Hi-Fi and Music Collection
From my teenage years I have been intensely interested in classical and other music, and in hi-fi, understood as the endeavour to reproduce musical sounds in the home which are as near as possible to exact reproductions of the original sounds as made in the recording studio. I used to understand hi-fi more in terms of reproducing concert performances in the home, but, having attended many concerts in my time (including Proms performances in the Albert Hall in its 1960s pre-mushroom days, and present-day performances in Bristol's Colston Hall) I recognise that there is much about the concert-hall experience that one would not wish to bring into one's living room. Although live performances are wonderful social experiences, if you are actually interested in listening to the music, free from the distractions of the audience and dubious acoustic properties of the concert hall, there is nothing like a good CD and your own sofa in the living room ! This is a controversial opinion; opinions about hi-fi generally are, so I admit the possibility and validity of other points of view !
Over the years I have owned many different hi-fi systems, but have finally settled on something I am pleased with (I was pleased with many of my previous systems for a period - it will be interesting to see how the present one lasts...). The present system is mainly Quad - the 77 Integrated amplifier and CD player and (wonder of wonders !) the ES 988 electrostatic speakers. Bumph on the speakers can be found here -
The 77 units are nondescript but competent. The amplifier has a THD figure of 0.005% at all levels up to 70W in a 22kHz bandwidth, while the corresponding figure for the CD player is 0.002%. These figures give me confidence that nothing serious is going wrong in the reproduction at my end of the chain.
I enjoy listening to BBC Radio 3, but am dissatisfied that the Beeb has not kept up to date with technical advances in hi-fi broadcasting. DAB has been a serious disappointment - the 192kb/s (or 162kb/s on a bad day) used for R3 provides sound quality which is only just acceptable, and is really a disgrace, given that this channel is a major cultural asset for the nation. FM broadcasting is in many respects preferable, but after long and careful listening I have come to the conclusion that I prefer DAB for R3 on the grounds that the FM signal is too highly compressed for my taste. On strong orchestral tutti or choral crescendos the sound seems to recede into the back of the speakers in a disconcerting way. This effect is very noticeable when compared with the DAB version of the same broadcast, so I habitually use the latter for listening to R3. I retain an old Cambridge Audio T55 for listening to other channels where the DAB sound quality is simply unacceptable and useless; on some channels the bitrate is 64kbps or even less, which sounds much like a telephone. Here in Bristol we receive a strong and clear FM signal from Wenvoe (Cardiff), which can be received with no apparent noise or multipath effects, so FM reception is good.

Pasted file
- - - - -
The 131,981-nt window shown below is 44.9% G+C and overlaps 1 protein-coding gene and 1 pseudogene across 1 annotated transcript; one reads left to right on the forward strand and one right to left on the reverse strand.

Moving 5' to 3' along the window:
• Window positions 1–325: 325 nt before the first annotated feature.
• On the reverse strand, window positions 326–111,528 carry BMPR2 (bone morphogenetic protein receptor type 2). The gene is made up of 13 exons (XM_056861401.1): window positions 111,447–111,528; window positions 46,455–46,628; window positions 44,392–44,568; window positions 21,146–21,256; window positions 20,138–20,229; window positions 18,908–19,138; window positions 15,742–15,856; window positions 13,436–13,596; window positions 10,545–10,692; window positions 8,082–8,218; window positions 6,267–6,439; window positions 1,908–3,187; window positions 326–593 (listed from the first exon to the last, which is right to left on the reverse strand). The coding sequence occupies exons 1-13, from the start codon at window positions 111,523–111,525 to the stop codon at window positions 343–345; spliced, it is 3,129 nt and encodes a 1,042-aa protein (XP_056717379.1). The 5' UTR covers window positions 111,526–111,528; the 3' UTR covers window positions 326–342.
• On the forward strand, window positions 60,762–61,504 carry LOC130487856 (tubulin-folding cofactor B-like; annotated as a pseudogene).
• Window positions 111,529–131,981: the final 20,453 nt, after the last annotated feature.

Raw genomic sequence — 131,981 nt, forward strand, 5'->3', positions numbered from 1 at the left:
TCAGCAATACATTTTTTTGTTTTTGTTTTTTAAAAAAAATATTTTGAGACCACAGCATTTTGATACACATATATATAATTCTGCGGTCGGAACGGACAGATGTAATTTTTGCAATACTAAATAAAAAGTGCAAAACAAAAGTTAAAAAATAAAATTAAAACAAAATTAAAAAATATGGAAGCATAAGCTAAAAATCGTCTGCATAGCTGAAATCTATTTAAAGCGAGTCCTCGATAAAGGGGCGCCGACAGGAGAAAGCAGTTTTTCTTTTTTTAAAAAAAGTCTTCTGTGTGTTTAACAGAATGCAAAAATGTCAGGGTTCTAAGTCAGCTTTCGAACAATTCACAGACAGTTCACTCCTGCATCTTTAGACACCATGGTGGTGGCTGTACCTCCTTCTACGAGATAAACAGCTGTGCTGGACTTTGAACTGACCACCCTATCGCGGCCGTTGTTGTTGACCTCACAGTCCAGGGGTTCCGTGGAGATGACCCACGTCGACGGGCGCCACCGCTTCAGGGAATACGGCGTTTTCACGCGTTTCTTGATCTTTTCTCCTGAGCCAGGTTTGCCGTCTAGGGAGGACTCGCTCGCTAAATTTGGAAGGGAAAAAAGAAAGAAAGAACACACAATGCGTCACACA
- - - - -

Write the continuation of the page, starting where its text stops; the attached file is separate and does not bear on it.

The DAB tuner I use is shown above. I bought this in a local high-street shop for £30 and it works well. It has no identifying mark except Matsui DA-1. Its reception of Radio 3 sound is preferable to the T55, as previously mentioned. It is a tiny thing - 15cm by 7cm, with no supporting specification to mention. It just doesn't seem worthwhile to spend hundreds of pounds on an 'audiophile' product when the source material is so poor. Sad to say, I have really just given up taking broadcast sound seriously; I can remember the days when one could be enthusiastic about FM broadcasting, and when it seemed that a tuner could take its place in a true Hi-Fi system. But standards have moved on, and broadcasting in the UK has regressed or stagnated; thank God for CDs !
The T55 is shown above with the P60 - both cult items from the 1970s. I have systematically replaced all electrolytics in the P60, and replaced the filament bulbs in the T55 with LEDs, but in other respects the tuner is original. Recently the T55 started to be erratic in locking on to stereo signals, and finally gave up completely in the stereo department. After much research and prodding in the entrails I accidentally found a solution. I added a 2.7 MOhm resistor, connected from pin 9 of the stereo decoder chip to ground, which completely solved the problem, and gives a very prompt stereo lock. I have no idea how this works - I replaced the MC1310 chip with a new one without any success, and also the cap feeding signal into pin 9, so this remains a mystery, but it works and I mention it here in case this fix will be useful to anyone else. Here are some downloadable files on the CA stuff, culled from various internet sources -
I buy CDs compulsively, often raiding them from charity shops or boot sales. My appetite for music seems to be insatiable and wide-ranging. I often buy from these sources at just £1 or £2 just to educate myself when I come across something unknown; I have found astonishing bargains this way as well as making wonderful discoveries and finding curiosities which I would never pay full price for.
For anyone who is interested I have posted my entire CD catalogue -
Entries are in alphabetical order of composer, with notes on artists such as soloist, conductor, orchestra, etc. In some cases shelving notes are added in brackets, shelving being in the same order as the catalogue. This simple archiving system works surprisingly well for such a large collection, and I can usually find what I want very quickly.